Integration - HIV/AIDS, Reproductive Health Supplies

Missing in Action: Sexual and Reproductive Health in Zambia

The rainy season is coming
to an end here in Zambia and the early morning sun floods the car as we pull
through the front gate of Professor Nkandu Luo’s house in Lusaka to join her
for breakfast. Luo is the former (and outspoken)
Minister of Health who now leads two Zambian nongovernmental
organizations (NGOs) tackling HIV/AIDS and women – the Society of Woman Against AIDS in
(SWAAZ) and Tasintha,
the only local organization focused on helping women leave commercial sex work. It is a survival strategy for many women in
countries like Zambia with weak economies and high unemployment.

“Reproductive health has
been left behind. We can’t fight
HIV/AIDS unless we center it within sexual and reproductive health. The majority of those affected by and living
with HIV/AIDS are women, especially young women in Zambia,” she thunders. Zambia’s draft reproductive health policy—first
proposed ten years ago by Luo during her tenure leading the Ministry—remains
untouched. It was never finalized nor implemented
by her successors.

During this time,
HIV/AIDS treatment became the rallying cry for donors and broader sexual and
reproductive health (SRH) issues were sidelined. “We forget that our HIV prevalence rate of 16
percent means that 84 percent of Zambians are presumed HIV negative. Yet HIV prevention and SRH services were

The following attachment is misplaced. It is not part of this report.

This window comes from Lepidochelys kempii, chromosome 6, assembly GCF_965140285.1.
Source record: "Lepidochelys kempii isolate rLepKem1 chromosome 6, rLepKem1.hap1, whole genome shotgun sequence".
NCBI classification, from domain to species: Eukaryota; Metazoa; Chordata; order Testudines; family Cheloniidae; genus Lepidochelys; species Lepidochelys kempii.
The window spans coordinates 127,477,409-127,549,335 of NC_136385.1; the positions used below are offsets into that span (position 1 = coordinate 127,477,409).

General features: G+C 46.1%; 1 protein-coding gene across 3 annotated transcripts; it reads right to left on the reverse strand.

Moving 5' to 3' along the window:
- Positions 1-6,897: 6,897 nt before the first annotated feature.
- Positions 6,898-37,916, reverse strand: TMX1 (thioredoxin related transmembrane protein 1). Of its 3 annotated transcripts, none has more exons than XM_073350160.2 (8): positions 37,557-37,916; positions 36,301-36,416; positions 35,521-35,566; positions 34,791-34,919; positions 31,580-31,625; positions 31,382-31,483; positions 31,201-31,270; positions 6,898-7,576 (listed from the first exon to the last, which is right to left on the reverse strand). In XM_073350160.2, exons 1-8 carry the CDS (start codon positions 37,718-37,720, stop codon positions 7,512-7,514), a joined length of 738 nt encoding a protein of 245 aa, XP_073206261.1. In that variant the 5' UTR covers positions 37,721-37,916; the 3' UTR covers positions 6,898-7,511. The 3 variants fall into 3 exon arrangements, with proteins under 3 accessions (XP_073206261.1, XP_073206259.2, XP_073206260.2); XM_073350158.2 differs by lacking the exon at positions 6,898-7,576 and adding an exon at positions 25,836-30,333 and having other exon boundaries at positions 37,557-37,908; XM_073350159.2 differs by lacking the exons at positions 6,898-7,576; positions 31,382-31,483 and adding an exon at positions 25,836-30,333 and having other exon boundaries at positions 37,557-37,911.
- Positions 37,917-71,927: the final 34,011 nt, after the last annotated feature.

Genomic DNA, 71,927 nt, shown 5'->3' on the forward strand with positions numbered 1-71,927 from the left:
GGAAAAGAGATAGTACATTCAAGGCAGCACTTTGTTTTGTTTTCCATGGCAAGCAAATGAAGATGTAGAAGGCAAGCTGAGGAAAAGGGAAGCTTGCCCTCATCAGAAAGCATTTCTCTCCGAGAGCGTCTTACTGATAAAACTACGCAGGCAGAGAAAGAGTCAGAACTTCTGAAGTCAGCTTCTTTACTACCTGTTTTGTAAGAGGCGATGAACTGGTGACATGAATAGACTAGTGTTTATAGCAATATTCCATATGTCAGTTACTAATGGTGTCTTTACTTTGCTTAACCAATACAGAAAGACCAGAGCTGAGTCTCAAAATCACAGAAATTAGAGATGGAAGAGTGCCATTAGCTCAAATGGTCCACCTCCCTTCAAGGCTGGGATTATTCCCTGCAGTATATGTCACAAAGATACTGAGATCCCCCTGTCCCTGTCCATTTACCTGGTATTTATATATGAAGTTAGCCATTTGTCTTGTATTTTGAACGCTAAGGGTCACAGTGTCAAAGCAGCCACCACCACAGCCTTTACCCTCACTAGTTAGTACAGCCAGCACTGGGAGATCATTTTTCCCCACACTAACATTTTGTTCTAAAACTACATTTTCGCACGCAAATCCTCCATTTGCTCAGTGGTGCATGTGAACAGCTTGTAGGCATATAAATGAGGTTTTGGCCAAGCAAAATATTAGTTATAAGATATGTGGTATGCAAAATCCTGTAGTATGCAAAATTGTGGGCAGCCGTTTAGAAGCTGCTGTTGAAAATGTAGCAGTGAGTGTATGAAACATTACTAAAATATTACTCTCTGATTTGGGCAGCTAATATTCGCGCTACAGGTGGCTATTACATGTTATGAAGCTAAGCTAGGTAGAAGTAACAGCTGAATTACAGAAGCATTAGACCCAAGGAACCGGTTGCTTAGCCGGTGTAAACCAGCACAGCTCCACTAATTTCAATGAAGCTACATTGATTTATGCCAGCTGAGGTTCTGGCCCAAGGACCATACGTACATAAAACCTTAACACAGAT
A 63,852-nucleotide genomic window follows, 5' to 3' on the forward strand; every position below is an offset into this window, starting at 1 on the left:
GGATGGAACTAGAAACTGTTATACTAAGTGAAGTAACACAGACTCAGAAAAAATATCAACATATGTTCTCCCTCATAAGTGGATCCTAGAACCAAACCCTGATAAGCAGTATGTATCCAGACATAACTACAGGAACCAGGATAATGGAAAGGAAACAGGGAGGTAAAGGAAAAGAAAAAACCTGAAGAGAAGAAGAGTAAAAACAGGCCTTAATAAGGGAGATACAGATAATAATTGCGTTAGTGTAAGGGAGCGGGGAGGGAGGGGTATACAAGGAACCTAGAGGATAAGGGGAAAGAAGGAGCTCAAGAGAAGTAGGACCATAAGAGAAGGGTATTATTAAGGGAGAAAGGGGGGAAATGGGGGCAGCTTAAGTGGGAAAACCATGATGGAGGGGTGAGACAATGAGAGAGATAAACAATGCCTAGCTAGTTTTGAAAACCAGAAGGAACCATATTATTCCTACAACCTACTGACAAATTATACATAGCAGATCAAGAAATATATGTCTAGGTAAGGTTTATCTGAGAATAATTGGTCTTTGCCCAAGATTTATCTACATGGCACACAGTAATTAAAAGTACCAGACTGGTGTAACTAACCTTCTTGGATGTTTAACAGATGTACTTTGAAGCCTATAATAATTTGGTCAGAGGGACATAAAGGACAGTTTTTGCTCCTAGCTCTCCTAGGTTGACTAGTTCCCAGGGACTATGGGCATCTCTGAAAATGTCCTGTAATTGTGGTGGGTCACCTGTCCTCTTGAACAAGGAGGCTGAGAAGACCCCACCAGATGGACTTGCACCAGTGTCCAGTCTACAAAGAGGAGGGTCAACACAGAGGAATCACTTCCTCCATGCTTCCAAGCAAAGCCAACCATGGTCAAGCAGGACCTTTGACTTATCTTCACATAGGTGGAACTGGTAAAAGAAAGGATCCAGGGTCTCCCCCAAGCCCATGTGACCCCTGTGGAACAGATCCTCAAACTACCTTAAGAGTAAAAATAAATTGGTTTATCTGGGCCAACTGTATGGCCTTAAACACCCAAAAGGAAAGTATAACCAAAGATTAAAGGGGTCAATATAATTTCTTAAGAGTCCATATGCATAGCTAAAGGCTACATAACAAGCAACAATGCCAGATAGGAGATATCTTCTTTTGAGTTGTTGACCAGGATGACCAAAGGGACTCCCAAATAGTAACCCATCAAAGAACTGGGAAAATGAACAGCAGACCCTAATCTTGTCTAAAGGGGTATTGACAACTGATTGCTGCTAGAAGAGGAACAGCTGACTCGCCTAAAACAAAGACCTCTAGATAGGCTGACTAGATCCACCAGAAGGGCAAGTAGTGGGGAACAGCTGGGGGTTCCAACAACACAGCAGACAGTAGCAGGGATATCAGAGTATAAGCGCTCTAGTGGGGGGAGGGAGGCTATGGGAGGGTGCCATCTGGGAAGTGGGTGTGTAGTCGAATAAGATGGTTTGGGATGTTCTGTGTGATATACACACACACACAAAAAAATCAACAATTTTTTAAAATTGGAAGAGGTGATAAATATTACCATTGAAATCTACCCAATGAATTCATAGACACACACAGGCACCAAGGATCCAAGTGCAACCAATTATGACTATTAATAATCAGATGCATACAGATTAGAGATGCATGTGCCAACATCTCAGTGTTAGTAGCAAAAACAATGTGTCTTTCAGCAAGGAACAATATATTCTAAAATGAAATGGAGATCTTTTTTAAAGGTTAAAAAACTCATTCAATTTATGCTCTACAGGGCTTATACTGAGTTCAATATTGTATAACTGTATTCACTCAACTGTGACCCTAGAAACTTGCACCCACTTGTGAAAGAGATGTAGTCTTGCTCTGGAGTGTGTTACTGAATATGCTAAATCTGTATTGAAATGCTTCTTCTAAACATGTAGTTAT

abandoned. We’ve lost a lot of ground
there,” Luo laments.

Since then, Zambia has
made little to no progress in women’s reproductive health and rights. The rate of maternal death in Zambia is
unbearably high and has defiantly climbed upwards. Lack of access to obstetric care and
transport, compounded by the paucity of midwives, doctors and other trained
health care workers throughout the country are to blame. The high incidence of unsafe abortion—due to
weak family planning/reproductive health infrastructure on the front-end and
non-existent safe abortion services when and where needed— also conspire to
create this sorry state of maternal health.

Preliminary findings from
the 2007 Zambia
Demographic and Health Survey
(DHS) are due out next month. Professor Luo and others believe the
long-overdue DHS will show more of the same. “There’s a lot of hand-wringing about mothers
dying of preventable causes, but no real money, no concrete action to address
this catastrophe. It is to our nation’s
shame that we sit and do nothing while our mothers and daughters die.”

Stay tuned for more news
from Zambia

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